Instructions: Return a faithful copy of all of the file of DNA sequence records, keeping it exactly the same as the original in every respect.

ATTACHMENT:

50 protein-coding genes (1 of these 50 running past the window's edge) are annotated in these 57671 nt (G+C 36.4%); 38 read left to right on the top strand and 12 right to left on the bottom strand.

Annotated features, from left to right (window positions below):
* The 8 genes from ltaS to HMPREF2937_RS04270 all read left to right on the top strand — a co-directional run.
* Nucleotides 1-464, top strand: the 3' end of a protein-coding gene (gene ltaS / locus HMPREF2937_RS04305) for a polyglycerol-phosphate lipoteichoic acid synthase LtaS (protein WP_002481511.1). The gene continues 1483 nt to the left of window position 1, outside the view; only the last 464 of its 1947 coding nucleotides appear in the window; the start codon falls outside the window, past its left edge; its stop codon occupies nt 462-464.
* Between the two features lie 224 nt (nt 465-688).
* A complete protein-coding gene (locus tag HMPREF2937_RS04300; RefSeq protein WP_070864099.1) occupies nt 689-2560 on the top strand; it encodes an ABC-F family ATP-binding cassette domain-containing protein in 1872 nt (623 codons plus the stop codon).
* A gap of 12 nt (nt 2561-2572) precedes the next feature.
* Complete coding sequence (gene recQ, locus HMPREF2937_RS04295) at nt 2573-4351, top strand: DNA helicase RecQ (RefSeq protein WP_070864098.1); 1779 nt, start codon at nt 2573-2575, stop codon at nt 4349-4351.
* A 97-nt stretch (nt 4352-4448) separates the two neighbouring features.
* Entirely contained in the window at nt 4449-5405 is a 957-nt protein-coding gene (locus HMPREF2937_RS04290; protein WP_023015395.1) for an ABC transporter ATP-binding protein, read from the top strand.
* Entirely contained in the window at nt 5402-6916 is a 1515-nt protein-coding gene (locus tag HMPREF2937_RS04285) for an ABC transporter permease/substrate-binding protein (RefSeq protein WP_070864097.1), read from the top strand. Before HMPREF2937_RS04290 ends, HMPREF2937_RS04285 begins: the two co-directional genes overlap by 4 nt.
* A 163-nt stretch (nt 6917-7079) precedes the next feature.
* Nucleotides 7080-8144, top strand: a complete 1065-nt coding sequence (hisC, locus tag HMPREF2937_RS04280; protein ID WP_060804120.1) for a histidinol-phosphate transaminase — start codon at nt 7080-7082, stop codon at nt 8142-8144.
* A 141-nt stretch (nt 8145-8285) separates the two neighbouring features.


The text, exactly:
50 protein-coding genes (1 of these 50 running past the window's edge) are annotated in these 57671 nt (G+C 36.4%); 38 read left to right on the top strand and 12 right to left on the bottom strand.

Annotated features, from left to right (window positions below):
* The 8 genes from ltaS to HMPREF2937_RS04270 all read left to right on the top strand — a co-directional run.
* Nucleotides 1-464, top strand: the 3' end of a protein-coding gene (gene ltaS / locus HMPREF2937_RS04305) for a polyglycerol-phosphate lipoteichoic acid synthase LtaS (protein WP_002481511.1). The gene continues 1483 nt to the left of window position 1, outside the view; only the last 464 of its 1947 coding nucleotides appear in the window; the start codon falls outside the window, past its left edge; its stop codon occupies nt 462-464.
* Between the two features lie 224 nt (nt 465-688).
* A complete protein-coding gene (locus tag HMPREF2937_RS04300; RefSeq protein WP_070864099.1) occupies nt 689-2560 on the top strand; it encodes an ABC-F family ATP-binding cassette domain-containing protein in 1872 nt (623 codons plus the stop codon).
* A gap of 12 nt (nt 2561-2572) precedes the next feature.
* Complete coding sequence (gene recQ, locus HMPREF2937_RS04295) at nt 2573-4351, top strand: DNA helicase RecQ (RefSeq protein WP_070864098.1); 1779 nt, start codon at nt 2573-2575, stop codon at nt 4349-4351.
* A 97-nt stretch (nt 4352-4448) separates the two neighbouring features.
* Entirely contained in the window at nt 4449-5405 is a 957-nt protein-coding gene (locus HMPREF2937_RS04290; protein WP_023015395.1) for an ABC transporter ATP-binding protein, read from the top strand.
* Entirely contained in the window at nt 5402-6916 is a 1515-nt protein-coding gene (locus tag HMPREF2937_RS04285) for an ABC transporter permease/substrate-binding protein (RefSeq protein WP_070864097.1), read from the top strand. Before HMPREF2937_RS04290 ends, HMPREF2937_RS04285 begins: the two co-directional genes overlap by 4 nt.
* A 163-nt stretch (nt 6917-7079) precedes the next feature.
* Nucleotides 7080-8144, top strand: a complete 1065-nt coding sequence (hisC, locus tag HMPREF2937_RS04280; protein ID WP_060804120.1) for a histidinol-phosphate transaminase — start codon at nt 7080-7082, stop codon at nt 8142-8144.
* A 141-nt stretch (nt 8145-8285) separates the two neighbouring features.